SYDNEY — Australia’s share market little changed on April 13 as marginal losses in the heavyweight bank and mining companies were offset by gains in technology and property.
The benchmark S&P/ASX200 index was up two points, or 0.02 percent, to 6976 at 1200 Australian Eastern Standard Time (AEST).
The All Ordinaries was higher by 5.3 points, or 0.07 percent, to 7230.5 points. The indices have traded modestly higher for most of the session.
The materials sector, which includes miners, was down 0.29 percent. The financial sector was down 0.05 percent.
Information technology had the greatest gains, 2.28 percent. The property sector was next best, up 0.44 percent, while health and consumer staples gained by nearly as much.
US markets closed lower as investors waited for cues from the upcoming corporate earnings season and a key inflation report later this week.
The Dow Jones Industrial Average fell 55.2 points, or 0.16 percent, to 33,745.4, the S&P 500 lost 0.81 points, or 0.02 per cent, to 4,127.99 and the Nasdaq Composite dropped 50.19 points, or 0.36 percent, to 13,850.00.
US consumer price data for March is due late on April 13 night (AEST), and an inflation scare could drive bond yields higher. In Australia, the NAB business conditions index rose eight points to a record 25 index points, while confidence eased three points to an index of 15.
Businesses have extended their rebound from last year’s coronavirus recession, and strong forward orders point to growing activity.
Meanwhile, the opportunity to travel to New Zealand has lifted the mood of Australians. The weekly ANZ-Roy Morgan consumer confidence index jumped 5.9 percent, reaching its highest level since September 2019.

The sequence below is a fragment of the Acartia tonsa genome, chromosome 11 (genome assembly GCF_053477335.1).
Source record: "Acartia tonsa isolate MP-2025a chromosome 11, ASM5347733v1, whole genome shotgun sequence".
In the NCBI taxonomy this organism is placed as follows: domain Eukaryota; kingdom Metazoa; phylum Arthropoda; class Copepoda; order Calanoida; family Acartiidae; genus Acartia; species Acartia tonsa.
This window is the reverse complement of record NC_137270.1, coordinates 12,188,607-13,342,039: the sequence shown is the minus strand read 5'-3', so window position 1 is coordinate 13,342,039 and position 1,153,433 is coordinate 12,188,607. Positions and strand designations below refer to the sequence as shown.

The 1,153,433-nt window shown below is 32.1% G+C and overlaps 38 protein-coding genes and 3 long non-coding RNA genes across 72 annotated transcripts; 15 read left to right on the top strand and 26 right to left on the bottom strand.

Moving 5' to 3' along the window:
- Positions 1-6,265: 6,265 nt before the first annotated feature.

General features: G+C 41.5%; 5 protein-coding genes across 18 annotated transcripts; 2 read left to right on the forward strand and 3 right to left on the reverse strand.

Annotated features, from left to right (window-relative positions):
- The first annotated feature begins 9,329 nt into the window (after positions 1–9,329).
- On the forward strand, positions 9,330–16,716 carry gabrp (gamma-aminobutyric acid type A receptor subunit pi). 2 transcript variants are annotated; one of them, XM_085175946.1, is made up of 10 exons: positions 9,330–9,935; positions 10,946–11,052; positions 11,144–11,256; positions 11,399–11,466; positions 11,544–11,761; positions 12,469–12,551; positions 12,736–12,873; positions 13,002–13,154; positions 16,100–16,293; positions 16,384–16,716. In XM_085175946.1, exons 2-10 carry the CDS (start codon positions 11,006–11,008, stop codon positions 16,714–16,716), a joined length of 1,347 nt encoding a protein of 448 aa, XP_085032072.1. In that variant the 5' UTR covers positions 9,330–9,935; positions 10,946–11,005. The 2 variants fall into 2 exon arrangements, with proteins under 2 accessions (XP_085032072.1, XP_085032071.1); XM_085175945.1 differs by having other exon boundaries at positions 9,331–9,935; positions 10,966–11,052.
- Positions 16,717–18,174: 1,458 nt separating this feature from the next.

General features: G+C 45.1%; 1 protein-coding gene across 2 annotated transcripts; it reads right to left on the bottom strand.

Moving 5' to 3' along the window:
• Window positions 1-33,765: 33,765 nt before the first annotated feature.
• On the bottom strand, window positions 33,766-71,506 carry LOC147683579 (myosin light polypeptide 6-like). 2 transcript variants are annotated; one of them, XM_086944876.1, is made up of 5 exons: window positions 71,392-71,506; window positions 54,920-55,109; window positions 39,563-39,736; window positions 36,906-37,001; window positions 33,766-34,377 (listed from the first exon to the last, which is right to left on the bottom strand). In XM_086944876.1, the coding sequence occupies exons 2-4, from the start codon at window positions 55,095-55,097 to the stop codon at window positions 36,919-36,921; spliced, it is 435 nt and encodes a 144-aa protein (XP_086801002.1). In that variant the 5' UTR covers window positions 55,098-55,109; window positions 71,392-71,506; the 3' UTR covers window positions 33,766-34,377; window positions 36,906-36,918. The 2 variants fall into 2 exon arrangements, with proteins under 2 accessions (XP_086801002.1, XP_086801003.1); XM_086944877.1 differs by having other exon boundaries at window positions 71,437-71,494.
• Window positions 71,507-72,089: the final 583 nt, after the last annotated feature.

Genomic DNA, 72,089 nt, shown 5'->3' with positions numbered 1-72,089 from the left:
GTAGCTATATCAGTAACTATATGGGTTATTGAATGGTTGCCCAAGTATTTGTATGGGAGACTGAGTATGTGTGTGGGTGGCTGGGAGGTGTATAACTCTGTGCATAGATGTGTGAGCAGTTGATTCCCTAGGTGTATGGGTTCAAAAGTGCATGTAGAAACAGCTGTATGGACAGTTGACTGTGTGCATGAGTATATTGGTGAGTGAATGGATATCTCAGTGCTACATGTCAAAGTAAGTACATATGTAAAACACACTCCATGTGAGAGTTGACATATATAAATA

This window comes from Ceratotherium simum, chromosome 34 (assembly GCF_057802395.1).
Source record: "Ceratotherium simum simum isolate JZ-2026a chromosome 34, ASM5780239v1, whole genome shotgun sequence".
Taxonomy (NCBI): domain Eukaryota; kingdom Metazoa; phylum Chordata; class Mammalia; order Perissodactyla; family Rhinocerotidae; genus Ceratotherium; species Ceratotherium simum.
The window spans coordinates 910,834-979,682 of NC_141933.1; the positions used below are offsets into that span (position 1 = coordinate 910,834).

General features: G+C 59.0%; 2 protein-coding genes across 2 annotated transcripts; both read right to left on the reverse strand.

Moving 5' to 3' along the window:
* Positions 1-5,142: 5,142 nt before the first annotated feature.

Ratings agency Fitch has changed its outlook on two Aussie banks. Fitch revised its long-term issuer rating for ANZ and Westpac from negative to stable. The agency said this reflected improved economic prospects in Australia.
ANZ was down 0.13 percent to AUD 28.83 ($21.9) and Westpac was lower by 0.23 percent to AUD 25.24 ($19.17).
Among the other banks in the big four, the Commonwealth was up 0.24 percent to AUD 86.93 ($66.02) and NAB was down 0.26 percent to AUD 26.76 ($20.32).
There were some big moves for buy now, pay later stocks.
Splitit said bank card services provider UnionPay would make paying by Splitit available to customers. UnionPay’s network is used by 55 million businesses and many in China. Splitit shares were up 9.61 percent to 85 cents.
Zip provided third-quarter figures and claimed record quarterly sales of AUD 114.4 million ($86.89 million), an 80 percent increase on the same quarter last year.
The company reported similar percentage increases in businesses using its service, and customer numbers. Shares rose 9.73 percent to AUD 9.13 ($6.93).
In mining, Rio Tinto had the greatest losses of the big three miners. Shares were down almost one percent to AUD 113.74 ($86.39).
The Australian dollar was buying 76.11 US cents at 1200 AEST, lower from 76.12 US cents at April 12 close.
(Edited by Amrita Das and Vaibhav Vishwanath Pawar)
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